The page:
MIS total hip patients generally have a two to two and a half day in-patient hospital stay. They are seen by physical therapy on the day of surgery and are up and walking on the 2nd post operative day.
Computer Assisted Surgery
Computer assisted surgery (CAS) allows your surgeon to better align the surgical joint to improve overall function of the joint with the use of computer assisted technology. CAS is an anatomical tracking system that gives the surgeon a detailed, three dimensional view of the joint and implant specific to the patient's anatomy. It is used as an alternative to free-hand joint replacement. The guidance of CAS may improve the alignment in joint replacement especially for patients that undergo minimally invasive surgery with smaller incisions.
Infrared sensors placed on surgical instruments reflect signals of their precise location to a computer, which combines the pre-operative image to produce a map of the joint. The map of the joint imparts valuable information to the surgeon throughout the procedure and provides better visualization of the anatomy. The surgeon is provided with an exact location to make the cut and place the implant.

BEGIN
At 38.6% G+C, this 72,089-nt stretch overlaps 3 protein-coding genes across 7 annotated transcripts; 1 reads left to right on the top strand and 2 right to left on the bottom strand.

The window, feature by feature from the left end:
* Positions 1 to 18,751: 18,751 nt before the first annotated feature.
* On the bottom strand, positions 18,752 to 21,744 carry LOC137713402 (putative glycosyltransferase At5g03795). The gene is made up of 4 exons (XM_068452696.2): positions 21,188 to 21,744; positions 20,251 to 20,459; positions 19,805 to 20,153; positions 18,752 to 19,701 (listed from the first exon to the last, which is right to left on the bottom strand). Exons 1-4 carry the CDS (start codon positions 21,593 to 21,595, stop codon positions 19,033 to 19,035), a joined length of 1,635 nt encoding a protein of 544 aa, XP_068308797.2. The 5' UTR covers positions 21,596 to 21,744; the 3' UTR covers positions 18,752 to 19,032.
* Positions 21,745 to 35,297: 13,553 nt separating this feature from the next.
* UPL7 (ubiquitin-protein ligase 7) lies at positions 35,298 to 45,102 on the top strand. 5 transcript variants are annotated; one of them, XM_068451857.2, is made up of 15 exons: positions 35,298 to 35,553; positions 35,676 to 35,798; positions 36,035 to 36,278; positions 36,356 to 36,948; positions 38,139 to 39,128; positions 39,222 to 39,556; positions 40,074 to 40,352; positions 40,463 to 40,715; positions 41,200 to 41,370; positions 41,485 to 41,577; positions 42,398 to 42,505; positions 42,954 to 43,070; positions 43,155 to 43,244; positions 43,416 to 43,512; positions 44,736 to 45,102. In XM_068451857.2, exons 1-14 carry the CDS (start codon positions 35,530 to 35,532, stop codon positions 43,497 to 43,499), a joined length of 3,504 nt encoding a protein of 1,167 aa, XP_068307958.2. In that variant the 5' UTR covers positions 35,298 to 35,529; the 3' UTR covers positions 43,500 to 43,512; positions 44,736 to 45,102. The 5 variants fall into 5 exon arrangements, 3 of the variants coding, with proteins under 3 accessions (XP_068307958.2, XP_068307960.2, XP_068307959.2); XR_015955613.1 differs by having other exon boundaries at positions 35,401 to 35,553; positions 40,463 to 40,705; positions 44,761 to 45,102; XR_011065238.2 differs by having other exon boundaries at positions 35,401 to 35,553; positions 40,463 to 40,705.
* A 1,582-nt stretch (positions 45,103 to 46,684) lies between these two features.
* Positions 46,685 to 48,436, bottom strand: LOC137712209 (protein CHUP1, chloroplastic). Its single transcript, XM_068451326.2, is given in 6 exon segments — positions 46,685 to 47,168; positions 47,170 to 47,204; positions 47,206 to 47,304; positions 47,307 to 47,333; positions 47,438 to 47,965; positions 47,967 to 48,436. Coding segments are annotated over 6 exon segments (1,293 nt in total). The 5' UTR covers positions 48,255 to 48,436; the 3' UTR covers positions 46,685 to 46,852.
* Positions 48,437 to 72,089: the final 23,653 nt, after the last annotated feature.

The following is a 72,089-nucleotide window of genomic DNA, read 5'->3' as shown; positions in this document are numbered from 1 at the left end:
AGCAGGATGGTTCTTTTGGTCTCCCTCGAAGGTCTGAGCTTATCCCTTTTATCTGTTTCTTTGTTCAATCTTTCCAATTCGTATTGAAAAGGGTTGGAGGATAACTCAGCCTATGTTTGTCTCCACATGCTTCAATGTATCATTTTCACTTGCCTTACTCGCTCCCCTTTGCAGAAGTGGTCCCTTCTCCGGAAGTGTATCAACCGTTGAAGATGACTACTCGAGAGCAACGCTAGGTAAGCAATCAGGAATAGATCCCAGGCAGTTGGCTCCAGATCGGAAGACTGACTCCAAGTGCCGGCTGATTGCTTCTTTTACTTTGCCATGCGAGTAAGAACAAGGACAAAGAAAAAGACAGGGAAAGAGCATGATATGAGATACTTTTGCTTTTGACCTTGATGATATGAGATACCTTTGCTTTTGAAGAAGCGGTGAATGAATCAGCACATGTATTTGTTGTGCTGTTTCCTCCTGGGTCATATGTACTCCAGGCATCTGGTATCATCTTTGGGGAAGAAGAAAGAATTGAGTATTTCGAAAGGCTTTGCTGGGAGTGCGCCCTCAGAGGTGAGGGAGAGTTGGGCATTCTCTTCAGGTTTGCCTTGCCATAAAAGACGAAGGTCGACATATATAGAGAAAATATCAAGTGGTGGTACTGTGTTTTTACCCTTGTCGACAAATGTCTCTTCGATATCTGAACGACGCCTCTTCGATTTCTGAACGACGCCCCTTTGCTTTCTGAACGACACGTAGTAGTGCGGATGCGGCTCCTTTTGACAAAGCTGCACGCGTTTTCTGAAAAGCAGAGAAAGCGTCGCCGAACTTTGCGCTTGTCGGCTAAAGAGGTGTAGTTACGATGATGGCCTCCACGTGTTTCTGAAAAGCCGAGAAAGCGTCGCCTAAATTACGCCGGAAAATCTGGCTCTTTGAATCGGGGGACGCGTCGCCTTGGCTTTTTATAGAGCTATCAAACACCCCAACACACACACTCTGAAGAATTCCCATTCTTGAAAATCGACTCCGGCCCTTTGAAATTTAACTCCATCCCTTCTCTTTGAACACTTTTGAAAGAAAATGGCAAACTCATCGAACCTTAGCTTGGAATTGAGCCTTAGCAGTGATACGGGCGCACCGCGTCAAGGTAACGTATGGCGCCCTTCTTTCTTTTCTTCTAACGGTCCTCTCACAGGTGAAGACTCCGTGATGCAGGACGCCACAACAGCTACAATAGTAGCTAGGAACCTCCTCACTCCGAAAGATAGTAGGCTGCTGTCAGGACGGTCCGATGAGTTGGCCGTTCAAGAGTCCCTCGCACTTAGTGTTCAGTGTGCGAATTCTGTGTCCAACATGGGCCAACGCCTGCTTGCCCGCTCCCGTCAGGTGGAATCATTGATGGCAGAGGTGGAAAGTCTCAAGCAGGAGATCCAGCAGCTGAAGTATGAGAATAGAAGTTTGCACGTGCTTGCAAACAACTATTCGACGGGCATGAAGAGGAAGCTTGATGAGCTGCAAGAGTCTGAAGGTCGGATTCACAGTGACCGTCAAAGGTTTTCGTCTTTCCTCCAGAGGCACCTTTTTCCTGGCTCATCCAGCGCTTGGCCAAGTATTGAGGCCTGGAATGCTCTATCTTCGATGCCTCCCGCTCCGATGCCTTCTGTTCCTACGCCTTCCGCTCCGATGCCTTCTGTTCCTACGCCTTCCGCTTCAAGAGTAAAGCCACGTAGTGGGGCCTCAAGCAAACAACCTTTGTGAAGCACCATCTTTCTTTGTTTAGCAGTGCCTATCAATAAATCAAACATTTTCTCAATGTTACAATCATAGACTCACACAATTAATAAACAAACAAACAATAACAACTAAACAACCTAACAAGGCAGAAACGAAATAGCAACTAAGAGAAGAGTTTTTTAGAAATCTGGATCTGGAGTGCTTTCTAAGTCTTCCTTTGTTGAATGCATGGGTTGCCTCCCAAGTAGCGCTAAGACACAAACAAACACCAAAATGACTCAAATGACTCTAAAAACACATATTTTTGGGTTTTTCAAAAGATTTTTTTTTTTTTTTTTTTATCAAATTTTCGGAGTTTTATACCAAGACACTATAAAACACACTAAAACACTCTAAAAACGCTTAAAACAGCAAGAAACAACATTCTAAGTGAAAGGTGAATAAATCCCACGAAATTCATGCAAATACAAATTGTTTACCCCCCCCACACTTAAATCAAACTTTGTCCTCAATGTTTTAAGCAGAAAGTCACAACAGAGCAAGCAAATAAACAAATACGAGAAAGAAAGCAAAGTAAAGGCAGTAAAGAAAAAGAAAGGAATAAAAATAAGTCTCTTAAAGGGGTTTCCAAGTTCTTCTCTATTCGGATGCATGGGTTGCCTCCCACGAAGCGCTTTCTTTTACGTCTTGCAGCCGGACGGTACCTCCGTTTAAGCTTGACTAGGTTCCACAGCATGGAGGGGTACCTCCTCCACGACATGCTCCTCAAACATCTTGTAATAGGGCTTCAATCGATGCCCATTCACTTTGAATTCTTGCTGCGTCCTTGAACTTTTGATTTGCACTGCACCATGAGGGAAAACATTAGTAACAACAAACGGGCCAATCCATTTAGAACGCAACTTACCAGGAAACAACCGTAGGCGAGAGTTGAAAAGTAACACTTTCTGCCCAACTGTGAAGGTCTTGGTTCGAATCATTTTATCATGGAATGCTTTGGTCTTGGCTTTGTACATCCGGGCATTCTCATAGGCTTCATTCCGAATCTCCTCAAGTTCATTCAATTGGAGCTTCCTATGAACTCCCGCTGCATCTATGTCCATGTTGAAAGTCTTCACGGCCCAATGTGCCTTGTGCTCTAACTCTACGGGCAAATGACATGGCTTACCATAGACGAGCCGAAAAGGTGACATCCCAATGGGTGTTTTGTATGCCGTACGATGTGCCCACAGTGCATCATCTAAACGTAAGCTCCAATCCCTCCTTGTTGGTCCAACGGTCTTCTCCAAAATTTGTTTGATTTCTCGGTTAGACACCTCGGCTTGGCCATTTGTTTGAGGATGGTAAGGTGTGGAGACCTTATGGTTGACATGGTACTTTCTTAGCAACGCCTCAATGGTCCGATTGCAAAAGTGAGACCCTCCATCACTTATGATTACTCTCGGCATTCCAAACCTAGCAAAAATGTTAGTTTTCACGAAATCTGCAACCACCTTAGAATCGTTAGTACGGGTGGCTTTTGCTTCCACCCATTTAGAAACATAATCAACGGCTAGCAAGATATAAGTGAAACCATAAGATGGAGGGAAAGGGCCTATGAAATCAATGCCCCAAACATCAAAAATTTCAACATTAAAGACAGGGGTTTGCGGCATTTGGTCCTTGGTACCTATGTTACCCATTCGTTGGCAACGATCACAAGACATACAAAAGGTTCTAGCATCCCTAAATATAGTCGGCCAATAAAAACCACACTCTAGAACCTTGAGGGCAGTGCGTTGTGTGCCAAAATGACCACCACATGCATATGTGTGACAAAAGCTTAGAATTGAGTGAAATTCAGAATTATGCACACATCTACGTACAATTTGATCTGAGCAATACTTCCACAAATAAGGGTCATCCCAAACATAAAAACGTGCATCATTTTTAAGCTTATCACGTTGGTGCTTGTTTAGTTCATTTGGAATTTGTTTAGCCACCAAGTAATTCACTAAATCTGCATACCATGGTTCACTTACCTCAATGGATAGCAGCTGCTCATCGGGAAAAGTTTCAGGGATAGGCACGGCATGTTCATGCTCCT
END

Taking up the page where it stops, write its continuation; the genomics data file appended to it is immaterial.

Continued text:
CAS improves the stability and range of motion of the joint with precision placement of the implant and reduced risk of revision.
Partial Knee (Unicondylar) Replacement
If arthritis has only damaged one side of the knee joint, surgeons can use a smaller incision and only resurface the one side of the affected joint, leaving the other side untouched. This preserves the anterior cruciate ligament (ACL) and allows for more normal motion of the knee with a lower incidence of stiffness.
Partial Knee (Unicondylar) Replacement
NMC's Outpatient Therapy Services
Northwest Medical Center offers two Outpatient Therapy locations:
NMC Outpatient Therapy at Northwest
6060 N. Fountain Plaza Drive, Suite 150
On the Northwest Medical Center campus, next to The Women's Center
To schedule an appointment, call 877-4070.
NMC Outpatient Therapy at Continental Reserve
8333 N. Silverbell Road, Suite 171
In the Marana Urgent Care and Outpatient Services building.
To schedule an appointment, call 202-7780.
Click here for more information on Northwest Medical Center's Outpatient Therapy Services.